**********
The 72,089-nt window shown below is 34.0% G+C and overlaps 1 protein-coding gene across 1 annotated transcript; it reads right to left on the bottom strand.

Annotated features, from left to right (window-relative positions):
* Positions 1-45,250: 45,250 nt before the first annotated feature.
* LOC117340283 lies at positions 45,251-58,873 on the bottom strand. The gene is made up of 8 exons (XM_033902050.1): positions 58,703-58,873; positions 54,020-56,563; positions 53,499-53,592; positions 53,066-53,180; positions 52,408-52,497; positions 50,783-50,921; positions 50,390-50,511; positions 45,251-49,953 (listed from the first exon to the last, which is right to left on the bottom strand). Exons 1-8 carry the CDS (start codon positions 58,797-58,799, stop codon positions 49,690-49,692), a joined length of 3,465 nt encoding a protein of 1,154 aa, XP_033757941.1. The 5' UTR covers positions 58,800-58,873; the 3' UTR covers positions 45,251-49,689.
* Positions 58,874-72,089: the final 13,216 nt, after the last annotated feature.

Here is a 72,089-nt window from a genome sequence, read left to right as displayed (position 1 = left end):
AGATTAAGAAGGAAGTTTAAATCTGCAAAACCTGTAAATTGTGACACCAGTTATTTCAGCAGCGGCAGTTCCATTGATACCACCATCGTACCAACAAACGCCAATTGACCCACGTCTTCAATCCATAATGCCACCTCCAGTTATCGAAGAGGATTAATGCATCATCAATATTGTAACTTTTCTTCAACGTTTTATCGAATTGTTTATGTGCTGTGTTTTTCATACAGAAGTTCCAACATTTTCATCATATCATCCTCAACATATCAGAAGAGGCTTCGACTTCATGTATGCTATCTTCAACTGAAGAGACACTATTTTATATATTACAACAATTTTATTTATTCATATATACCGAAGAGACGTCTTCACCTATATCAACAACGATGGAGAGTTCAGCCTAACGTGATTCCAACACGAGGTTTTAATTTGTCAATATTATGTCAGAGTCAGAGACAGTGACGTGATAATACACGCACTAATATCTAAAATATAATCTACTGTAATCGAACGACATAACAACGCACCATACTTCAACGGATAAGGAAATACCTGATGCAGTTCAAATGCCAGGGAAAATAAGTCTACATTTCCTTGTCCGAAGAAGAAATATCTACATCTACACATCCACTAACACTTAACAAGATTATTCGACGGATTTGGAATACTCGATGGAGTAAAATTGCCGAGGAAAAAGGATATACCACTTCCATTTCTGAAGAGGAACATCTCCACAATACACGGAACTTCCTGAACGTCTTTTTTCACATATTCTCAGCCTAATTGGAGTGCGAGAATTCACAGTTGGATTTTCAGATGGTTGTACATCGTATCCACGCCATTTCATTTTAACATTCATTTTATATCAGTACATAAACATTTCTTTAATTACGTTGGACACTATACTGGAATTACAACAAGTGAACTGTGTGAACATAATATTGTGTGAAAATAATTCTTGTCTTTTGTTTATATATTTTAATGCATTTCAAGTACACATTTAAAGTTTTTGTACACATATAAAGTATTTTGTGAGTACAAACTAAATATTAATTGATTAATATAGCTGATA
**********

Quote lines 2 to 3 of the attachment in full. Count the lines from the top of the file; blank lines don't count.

Annotated features, from left to right (window-relative positions):
* Positions 1-45,250: 45,250 nt before the first annotated feature.